- The synchronization step increases guest throughput by allowing guests to view stones at different times. For example, in previous known attractions, a guest or a group of guests enter a support, and story or video narrative may begin. The next group of guests may not enter until the story has ended, perhaps 2-3 minutes later. Therefore, only one group of guests can be serviced at a time (e.g, twenty guests per three minutes session). However, in an exemplary embodiment of the present invention, each group of guests can view the story beginning at different times. For example, a group of guest may enter a first guest support and begin to move around a track. One of the domes can then be synchronized with the guest support via the carousel so that the guests in the guest support can view the story on the viewing portion of the dome, which begins at an appropriate time. After the first guest support leaves a loading area, a second group of guests may enter a second guest support and begin to move around the track. A second dome can then be synchronized with the guest support via the carousel so that the guests in the guest support can view the story on the viewing portion of the dome, which begins at an appropriate time specific to that dome. In this way, even if a story is over three minutes, a different group of guests may be serviced every thirty seconds to one minute (approximately equal to loading and unloading time), as they do not need to wait for the first group to watch the story in full.
- In optional embodiments of the present invention, synchronizing each of the plurality of domes with each of the plurality of guest supports 406, may further comprise moving the dome together with the carousel. For example, it may be desirable to move the dome in different directions, such as rotating and horizontally pivoted (i.e., tilting, biasing) to more accurately synchronize the image with the guest support. In this embodiment, the domes 104 may be connected to a hydraulic motor.
- In another embodiment of the present invention, a motion-based attraction device for adjusting an image based on a transition period during an ingress and egress of the guest support relative a dome to minimize undesirable views such as the edge of the screen to the guests during the transition period is shown with respect to
FIG. 5. Generally, in known attractions with projected images, as guests move with respect to a stationary image, the image will appear to change shape. For example, when guests move on tracks in a guest support, as they approach an imaging device, the image may appear lengthened relative the imaging surface, and as they become closer to the image, the image will apparently shorten relative the imaging surface, thus making the feel of the attraction less realistic.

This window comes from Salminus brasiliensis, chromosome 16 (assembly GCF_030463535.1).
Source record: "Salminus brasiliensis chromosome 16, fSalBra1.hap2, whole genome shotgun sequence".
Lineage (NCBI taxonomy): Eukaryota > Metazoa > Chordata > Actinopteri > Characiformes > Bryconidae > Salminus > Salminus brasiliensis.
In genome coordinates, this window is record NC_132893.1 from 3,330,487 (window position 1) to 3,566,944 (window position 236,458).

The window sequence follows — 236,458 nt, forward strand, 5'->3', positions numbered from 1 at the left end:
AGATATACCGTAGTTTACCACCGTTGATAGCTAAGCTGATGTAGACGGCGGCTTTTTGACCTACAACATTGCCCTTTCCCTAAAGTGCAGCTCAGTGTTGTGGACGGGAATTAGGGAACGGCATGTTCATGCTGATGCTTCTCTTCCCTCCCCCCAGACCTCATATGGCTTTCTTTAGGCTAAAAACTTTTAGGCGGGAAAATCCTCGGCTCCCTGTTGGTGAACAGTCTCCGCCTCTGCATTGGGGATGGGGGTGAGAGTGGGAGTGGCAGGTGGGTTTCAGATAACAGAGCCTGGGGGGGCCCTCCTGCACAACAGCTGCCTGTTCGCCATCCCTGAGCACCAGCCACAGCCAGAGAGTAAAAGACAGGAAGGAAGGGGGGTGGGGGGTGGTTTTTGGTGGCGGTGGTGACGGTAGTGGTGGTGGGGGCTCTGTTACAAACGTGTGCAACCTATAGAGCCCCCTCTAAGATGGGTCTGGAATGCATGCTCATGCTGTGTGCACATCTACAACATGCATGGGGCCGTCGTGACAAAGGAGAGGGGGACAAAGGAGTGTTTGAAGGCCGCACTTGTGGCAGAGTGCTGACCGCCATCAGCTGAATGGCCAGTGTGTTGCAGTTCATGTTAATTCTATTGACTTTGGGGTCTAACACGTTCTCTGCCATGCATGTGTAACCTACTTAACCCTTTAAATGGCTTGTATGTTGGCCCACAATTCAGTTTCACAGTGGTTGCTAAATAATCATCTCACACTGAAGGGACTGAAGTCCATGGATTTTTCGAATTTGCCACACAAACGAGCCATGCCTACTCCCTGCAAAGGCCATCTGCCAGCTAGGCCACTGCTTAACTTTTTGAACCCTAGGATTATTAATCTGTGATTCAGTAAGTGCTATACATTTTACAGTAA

- Referring now to
FIG. 5, a perspective view of a guest support 502 residing on tracks 504 carrying a group of guests 506 is shown in relation to a dome assembly 104 supported by a carousel 102 and having an image projecting assembly 106 is shown generally at 500. The guest support 502 comprises track position sensors 510 which may be in communication with the carousel 102 and the dome 104 through a central processing unit (e.g., microprocessor, controller, main computer, etc.). In this regard, the carousel and dome may also comprise a series of carousel sensors 510 on the carousel 102 to sense carousel position and dome sensors 512 on the dome 104 to further sense dome position. The controller or processor provided is configured to automatically shift the position of the carousel 102 and the dome 104 with relation to the guest support 502 so that the dome 104 shifts in a way such that a guest enjoys a smooth transition during ingress and egress as the guest support moves down the track 504 as shown by arrow 508. For example, a central processor (not shown) may be in communication with the guest support vehicle 502, the carousel 102, the dome 104, the imaging projecting assembly 106, the motor 108, and the dome actuator 514 (e.g., via sensors 510, 512).
- The central processor may be configured to automatically signal the motor 108 to rotate the carousel 102 depending upon the position of the guest support 502 as shown by arrow 516. The central processor may also activate the dome actuator 514, which is configured to tilt the dome relative to the position of the guest support 502 as shown by arrows 518. In this way, the guests 506 may never observe undesirable views such as the edge of the image screen because even as the guests are approaching the dome 104 the imaging portion of the dome (see
FIGS. 1-3) will be the guest's point of view. Furthermore, due to dome rotation, the image distortion that typically occurs on ingress and egress (e.g., lengthening and shortening) is no longer a concern. The image (i.e., the story) may, in this respect, follow the guest around the track 504 producing desirable viewing angles throughout the duration of the ride.
- In another embodiment of the present invention, a motion-based attraction device is engagable with a plurality of spaced guest supports that are movable along a path and comprises a rotatable carousel proximate a moving guest support, at least one dome supported by the carousel, the dome having a viewing portion that is positioned towards the guest support, and an image projecting assembly supported by the carousel and configured to display an image on the viewing portion wherein the image projecting assembly is configured to adjust the image as the guest move into and out of the dome assembly. The device in this embodiment may be one as shown in
FIGS. 1-3. The image projecting assembly, such as shown in FIG. 1-3identifiable by reference numeral 106 comprises a digital projector 140. The digital projector may be configured to adjust the image as the guests move into and out of the dome assembly.
- As shown with reference to